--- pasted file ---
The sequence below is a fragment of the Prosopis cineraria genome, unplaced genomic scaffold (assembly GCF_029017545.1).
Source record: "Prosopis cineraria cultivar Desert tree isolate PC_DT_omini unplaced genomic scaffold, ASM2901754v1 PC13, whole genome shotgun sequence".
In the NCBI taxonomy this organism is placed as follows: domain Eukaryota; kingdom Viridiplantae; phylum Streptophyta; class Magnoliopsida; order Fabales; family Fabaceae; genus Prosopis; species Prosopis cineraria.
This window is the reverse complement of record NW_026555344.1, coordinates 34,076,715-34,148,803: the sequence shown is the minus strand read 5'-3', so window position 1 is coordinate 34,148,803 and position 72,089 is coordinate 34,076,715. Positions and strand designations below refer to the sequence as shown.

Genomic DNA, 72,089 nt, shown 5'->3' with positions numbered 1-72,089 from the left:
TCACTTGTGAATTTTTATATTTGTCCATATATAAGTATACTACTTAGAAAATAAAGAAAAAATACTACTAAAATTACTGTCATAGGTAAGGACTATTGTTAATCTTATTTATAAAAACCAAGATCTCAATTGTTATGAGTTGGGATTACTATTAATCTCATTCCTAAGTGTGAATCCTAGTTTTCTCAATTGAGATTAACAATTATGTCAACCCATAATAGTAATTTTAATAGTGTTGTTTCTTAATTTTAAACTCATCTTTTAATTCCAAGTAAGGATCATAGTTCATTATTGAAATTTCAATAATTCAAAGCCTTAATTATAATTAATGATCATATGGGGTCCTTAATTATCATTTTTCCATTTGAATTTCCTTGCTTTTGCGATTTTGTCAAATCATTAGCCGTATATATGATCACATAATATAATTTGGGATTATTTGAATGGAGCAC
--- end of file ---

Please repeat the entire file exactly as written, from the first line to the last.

The sequence below is a fragment of the Prosopis cineraria genome, unplaced genomic scaffold (assembly GCF_029017545.1).
Source record: "Prosopis cineraria cultivar Desert tree isolate PC_DT_omini unplaced genomic scaffold, ASM2901754v1 PC13, whole genome shotgun sequence".
In the NCBI taxonomy this organism is placed as follows: domain Eukaryota; kingdom Viridiplantae; phylum Streptophyta; class Magnoliopsida; order Fabales; family Fabaceae; genus Prosopis; species Prosopis cineraria.
This window is the reverse complement of record NW_026555344.1, coordinates 34,076,715-34,148,803: the sequence shown is the minus strand read 5'-3', so window position 1 is coordinate 34,148,803 and position 72,089 is coordinate 34,076,715. Positions and strand designations below refer to the sequence as shown.

Genomic DNA, 72,089 nt, shown 5'->3' with positions numbered 1-72,089 from the left:
TCACTTGTGAATTTTTATATTTGTCCATATATAAGTATACTACTTAGAAAATAAAGAAAAAATACTACTAAAATTACTGTCATAGGTAAGGACTATTGTTAATCTTATTTATAAAAACCAAGATCTCAATTGTTATGAGTTGGGATTACTATTAATCTCATTCCTAAGTGTGAATCCTAGTTTTCTCAATTGAGATTAACAATTATGTCAACCCATAATAGTAATTTTAATAGTGTTGTTTCTTAATTTTAAACTCATCTTTTAATTCCAAGTAAGGATCATAGTTCATTATTGAAATTTCAATAATTCAAAGCCTTAATTATAATTAATGATCATATGGGGTCCTTAATTATCATTTTTCCATTTGAATTTCCTTGCTTTTGCGATTTTGTCAAATCATTAGCCGTATATATGATCACATAATATAATTTGGGATTATTTGAATGGAGCAC